Are we going to break out for real this spring? Markets around the world seem to be in bloom. It’s hard to trust it, given how badly the last two “failed moves” ended – last August and this January-February were monumental corrections, notable for their lightning speed.
Yesterday the Dow Jones Industrial Average retook 18,000 for the first time since last summer. Small cap stocks are approaching a break above their 200-day moving average for the first time this year, as you can see below.
Market commentators often cite moves in small caps as being indicative of investor risk appetites. I’m not so sure that’s true anymore, given how many smart beta strategies that are, blindly allocating to low market-cap stocks each day.
Let’s look around the world…
Here’s the EuroStoxx 600 index putting in a pretty clear inverse head-and-shoulders pattern. You can see it breaking above the neckline in my chart below. This is said to be a reversal pattern, meaning when it appears, it could serve to reverse the prior trend (which was down). Inverse head-and-shoulders patterns are created by a shift in sentiment – when sellers stop selling at a higher level than they had previously, thus creating the right shoulder as distinct from the lower head. You don’t have to “believe in this stuff,” because plenty of people do.
Or we could crack a serpent’s egg into a bowl of blood and then stir it with a pinky nail. What do you want me to tell you…
And how about this one: Emerging markets (EEM) vs foreign developed markets (EFA) vs the US large caps (SPY) year-to-date – when was the last time the race looked like this?
One more – here’s the US dollar index (candlesticks) versus crude oil and the energy stocks (in blue and green) since the dollar’s peak last December- look at that crossover.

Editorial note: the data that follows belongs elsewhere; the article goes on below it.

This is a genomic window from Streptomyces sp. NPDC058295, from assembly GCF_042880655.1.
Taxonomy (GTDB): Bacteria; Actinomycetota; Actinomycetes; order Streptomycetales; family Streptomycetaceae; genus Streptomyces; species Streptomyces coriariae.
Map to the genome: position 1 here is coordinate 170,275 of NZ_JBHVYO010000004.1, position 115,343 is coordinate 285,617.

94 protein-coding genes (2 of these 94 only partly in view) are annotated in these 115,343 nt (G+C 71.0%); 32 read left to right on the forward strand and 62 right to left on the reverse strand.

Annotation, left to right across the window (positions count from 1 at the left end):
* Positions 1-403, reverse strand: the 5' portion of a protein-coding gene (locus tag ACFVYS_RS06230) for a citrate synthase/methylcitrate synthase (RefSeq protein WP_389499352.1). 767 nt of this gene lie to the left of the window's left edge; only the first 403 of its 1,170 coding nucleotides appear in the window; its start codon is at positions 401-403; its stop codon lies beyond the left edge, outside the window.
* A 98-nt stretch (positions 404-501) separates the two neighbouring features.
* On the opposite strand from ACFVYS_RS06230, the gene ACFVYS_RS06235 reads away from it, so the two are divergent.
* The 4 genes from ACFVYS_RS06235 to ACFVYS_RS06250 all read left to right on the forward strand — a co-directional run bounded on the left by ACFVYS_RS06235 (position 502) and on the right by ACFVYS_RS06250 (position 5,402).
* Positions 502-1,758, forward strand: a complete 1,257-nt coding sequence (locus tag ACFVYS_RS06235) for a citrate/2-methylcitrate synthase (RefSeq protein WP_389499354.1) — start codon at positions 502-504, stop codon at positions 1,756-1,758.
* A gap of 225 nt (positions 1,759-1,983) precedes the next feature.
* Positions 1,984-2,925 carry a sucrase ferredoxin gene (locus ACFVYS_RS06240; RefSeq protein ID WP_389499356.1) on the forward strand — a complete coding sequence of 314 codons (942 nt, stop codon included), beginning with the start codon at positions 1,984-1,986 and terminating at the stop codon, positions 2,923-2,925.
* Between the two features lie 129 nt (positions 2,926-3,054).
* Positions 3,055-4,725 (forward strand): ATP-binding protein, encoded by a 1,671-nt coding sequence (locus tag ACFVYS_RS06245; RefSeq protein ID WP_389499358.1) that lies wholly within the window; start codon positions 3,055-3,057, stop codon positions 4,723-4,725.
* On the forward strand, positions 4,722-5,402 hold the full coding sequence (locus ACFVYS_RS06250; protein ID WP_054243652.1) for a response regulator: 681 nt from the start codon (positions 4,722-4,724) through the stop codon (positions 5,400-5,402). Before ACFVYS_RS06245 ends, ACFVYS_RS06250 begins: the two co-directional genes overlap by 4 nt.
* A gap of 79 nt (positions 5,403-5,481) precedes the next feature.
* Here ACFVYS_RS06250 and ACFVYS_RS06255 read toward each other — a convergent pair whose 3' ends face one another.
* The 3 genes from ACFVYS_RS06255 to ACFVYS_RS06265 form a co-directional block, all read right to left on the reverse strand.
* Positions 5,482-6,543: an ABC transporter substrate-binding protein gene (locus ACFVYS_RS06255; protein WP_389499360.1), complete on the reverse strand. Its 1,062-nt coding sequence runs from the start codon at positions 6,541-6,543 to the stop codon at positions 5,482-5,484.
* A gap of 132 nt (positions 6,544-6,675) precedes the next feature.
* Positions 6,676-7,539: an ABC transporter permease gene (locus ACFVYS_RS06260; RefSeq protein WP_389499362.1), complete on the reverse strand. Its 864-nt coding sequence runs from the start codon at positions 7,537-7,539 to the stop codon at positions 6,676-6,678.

These charts are supportive of a breakout to new highs for US stocks and an end of the downtrend at least for international markets. But again, we’ve been fooled before.
One group that seems to want to bet on a breakout here are the hedge funds.
Jill Carrey Hall and Savita Subramanian of Bank of America Merrill Lynch’s Equity and Quant Strategy team relay the fact that last week, firm clients on the whole were sellers of stocks, as they have been for 12 straight weeks now. But when broken down into client segments, you can see that hedge funds became net buyers for the first time in 9 weeks.
This comes after the biggest quarterly bout of hedge fund stock selling on record:
My guess is that a lot of Q1’s hedge fund selling was tied to redemptions, with volatility and the blow-ups of several well-known managers playing a role.
One last thing worth mentioning here – you will hear a lot about how the fundamentals don’t justify new highs. That “we don’t deserve” to break out of the range because of earnings, geopolitics, monetary policy, economic data, etc. And maybe that’s true. But, as Clint Eastwood said in Unforgiven, “Deserve’s got nothing to do with it.”
Because markets don’t trade on fundamentals, they trade on expectations and sentiment. The good news for the bulls is that expectations and sentiment have been pretty low. Despite having an S&P 500 that’s within 3% of all-time record highs, you’d be hard-pressed to find many people who are at all enthusiastic about it. In fact, the predominant emotion these days is suspicion. Suspicion of buybacks being the only driver. Suspicion of Janet Yellen having hatched a secret dollar deal with her counterparts in Europe, Japan and China, suspicion that it’s all algos and ETF flows moving stocks up, ignoring valuations and earnings entirely.
But this sentiment appears to be changing. Fear looks to be morphing into greed. Citi analysts keep a pair of global risk aversion indices capturing the mood across asset classes. Here’s what’s going on:
Our two risk aversion indices – GRAMI and EMRA – are available on Bloomberg via the tickers CIGMGRAM Index & CIGMEMRA Index, respectively. GRAMI (Global Risk Aversion Macro Index), a global measure of risk aversion across asset classes decreased last week signalling an improvement in risk appetite. EMRA (Emerging Market Risk Aversion Index) also decreased signalling a slight increase in EM specific risk appetite (Figure 1 & Figure 2).
You can see an ever-so-slight drop-off in risk aversion happening around the world in these charts. Historically, this has led to some wicked rallies as they’ve crossed below the zero-line.
So, what’s it gonna be? Is this the moment we get the next leg higher?
And now, three fine young men from Seattle…